Yorktown Central School District administrators are already thinking about next year and they have begun work on the 2013-2014 school budget, but school officials are worried about expenses outside of their control.
Superintendent Ralph Napolitano said the district is still operating under the 2-percent tax cap, which was enacted last by the state legislature and was pushed by Gov. Andrew Cuomo as a way to control spending.
"The concern that of course we have, and we share with the board, is that while that 2-percent tax cap is in place, we can't cap expenses that come our way," Napolitano said during the Dec. 3 school board meeting. "Many of those expenses are outside of our control."
An example of those costs are the two retirement plans the district has no control over – Teacher Retirement System and Employee Retirement System, Napolitano said. In the 2009-2010 budget, the district's contribution was about 6 percent. In 2013-2014, Napolitabo anticipates that contribution to increase between 15.5 and 16.5 percent.
Assistant Superintendent of Business Tom Cole said that when you're looking at a total of $42 million salaries – every 1 percent increase equals more than $400,000.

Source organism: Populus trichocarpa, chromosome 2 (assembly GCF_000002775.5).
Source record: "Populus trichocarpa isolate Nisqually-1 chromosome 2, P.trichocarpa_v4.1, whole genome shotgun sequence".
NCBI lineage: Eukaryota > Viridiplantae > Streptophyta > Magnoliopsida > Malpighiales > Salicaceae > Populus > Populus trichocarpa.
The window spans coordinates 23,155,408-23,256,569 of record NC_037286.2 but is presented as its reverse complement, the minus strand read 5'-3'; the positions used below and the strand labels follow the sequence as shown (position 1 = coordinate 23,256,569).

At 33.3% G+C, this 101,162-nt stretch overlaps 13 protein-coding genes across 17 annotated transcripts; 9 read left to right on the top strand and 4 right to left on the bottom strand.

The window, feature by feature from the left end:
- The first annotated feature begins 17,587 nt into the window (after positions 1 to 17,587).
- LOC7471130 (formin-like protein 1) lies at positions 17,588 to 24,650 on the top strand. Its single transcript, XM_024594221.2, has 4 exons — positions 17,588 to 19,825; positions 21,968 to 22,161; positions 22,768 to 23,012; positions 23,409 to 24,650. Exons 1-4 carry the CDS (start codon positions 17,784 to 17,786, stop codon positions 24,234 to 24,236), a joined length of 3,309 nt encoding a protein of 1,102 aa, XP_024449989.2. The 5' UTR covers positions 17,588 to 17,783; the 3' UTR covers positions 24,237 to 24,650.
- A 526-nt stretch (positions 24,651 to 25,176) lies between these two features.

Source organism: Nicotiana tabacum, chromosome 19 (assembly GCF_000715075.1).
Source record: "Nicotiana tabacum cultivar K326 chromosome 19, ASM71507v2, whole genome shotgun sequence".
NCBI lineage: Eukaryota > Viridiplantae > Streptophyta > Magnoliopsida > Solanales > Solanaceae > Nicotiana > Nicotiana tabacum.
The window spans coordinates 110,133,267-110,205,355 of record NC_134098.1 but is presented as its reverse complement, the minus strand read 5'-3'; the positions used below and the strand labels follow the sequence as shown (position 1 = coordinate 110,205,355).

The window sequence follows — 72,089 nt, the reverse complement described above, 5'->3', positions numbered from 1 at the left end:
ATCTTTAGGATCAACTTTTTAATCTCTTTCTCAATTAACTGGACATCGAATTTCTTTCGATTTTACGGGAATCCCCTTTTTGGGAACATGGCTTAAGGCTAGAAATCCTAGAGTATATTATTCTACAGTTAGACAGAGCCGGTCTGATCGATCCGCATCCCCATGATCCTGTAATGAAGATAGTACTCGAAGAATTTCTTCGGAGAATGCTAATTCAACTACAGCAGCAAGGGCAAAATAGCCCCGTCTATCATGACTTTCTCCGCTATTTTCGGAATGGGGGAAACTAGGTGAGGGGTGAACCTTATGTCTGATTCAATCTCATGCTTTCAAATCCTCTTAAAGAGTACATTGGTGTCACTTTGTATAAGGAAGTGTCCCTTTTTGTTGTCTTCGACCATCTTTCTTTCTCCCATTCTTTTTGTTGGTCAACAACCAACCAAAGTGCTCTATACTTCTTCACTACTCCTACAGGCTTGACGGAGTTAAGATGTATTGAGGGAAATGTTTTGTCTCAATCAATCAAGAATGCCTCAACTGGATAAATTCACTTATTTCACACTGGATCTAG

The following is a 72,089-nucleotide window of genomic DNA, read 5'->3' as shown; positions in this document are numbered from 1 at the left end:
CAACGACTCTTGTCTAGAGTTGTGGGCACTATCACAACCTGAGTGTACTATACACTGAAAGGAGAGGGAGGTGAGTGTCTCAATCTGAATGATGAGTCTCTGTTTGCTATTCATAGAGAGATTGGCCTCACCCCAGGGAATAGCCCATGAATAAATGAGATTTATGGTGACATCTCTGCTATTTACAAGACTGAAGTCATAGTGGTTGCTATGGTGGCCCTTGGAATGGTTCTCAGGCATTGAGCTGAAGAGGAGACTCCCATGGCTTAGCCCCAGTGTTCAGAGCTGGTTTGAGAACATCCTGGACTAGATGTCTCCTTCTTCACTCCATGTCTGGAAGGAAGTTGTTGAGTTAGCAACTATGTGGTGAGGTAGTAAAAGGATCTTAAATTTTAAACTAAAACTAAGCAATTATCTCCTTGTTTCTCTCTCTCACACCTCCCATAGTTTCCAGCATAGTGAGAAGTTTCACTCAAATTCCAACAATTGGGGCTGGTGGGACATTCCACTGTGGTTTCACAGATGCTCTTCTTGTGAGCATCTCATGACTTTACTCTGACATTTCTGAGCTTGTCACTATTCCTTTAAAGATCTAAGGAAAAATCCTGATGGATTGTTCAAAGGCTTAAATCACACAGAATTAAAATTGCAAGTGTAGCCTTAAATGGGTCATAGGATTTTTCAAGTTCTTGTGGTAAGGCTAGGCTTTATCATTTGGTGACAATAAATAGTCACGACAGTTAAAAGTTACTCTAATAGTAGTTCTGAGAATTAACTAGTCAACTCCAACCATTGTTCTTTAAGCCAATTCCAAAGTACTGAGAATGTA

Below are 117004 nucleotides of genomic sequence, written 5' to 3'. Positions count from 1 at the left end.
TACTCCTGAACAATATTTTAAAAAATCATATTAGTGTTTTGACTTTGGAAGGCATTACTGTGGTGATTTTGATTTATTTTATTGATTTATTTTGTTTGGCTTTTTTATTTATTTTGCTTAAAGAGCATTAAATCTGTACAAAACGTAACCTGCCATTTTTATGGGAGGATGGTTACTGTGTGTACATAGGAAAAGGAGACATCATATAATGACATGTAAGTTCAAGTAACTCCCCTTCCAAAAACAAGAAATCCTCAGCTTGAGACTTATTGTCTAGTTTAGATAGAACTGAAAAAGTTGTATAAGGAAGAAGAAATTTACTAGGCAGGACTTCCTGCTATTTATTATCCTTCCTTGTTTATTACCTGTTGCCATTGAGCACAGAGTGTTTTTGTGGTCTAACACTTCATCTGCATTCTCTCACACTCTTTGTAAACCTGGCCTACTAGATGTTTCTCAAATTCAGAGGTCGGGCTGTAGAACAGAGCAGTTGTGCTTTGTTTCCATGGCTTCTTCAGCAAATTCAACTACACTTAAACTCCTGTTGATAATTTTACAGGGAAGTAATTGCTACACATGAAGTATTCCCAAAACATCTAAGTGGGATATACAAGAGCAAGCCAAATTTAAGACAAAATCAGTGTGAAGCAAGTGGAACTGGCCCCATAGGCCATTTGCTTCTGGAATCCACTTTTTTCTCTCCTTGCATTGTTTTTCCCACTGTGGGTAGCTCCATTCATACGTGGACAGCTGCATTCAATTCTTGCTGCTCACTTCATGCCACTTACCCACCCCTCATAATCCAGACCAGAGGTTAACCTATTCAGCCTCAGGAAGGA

"When you're looking at increases at that kind of range, it's very significant," he said.
Napolitano said people aren't talking about the state's unfunded mandates as much anymore.
"Until we shine some kind of light on that, we are always going to have these discussions," he said. "This is not about wanting to make the taxpayers pay more – that's never been our goal. This is about maintaining an outstanding education and all of the influences that affect our budget that we don't control."
School board president Jackie Carbone said one reason why people aren't discussing unfunded mandates is because [they] keep making it work.
"I can’t imagine there's too much left to cut in the budget without severely affecting program at this point," Carbone during the school board meeting.
Napolitano said the district will continue to work hard to obey the cap, not overburdent the taxpayer or underscore what Yorktown education. Even though, he said, this is "becoming more and more difficult."
To watch the Dec. 3 school board meeting, click here.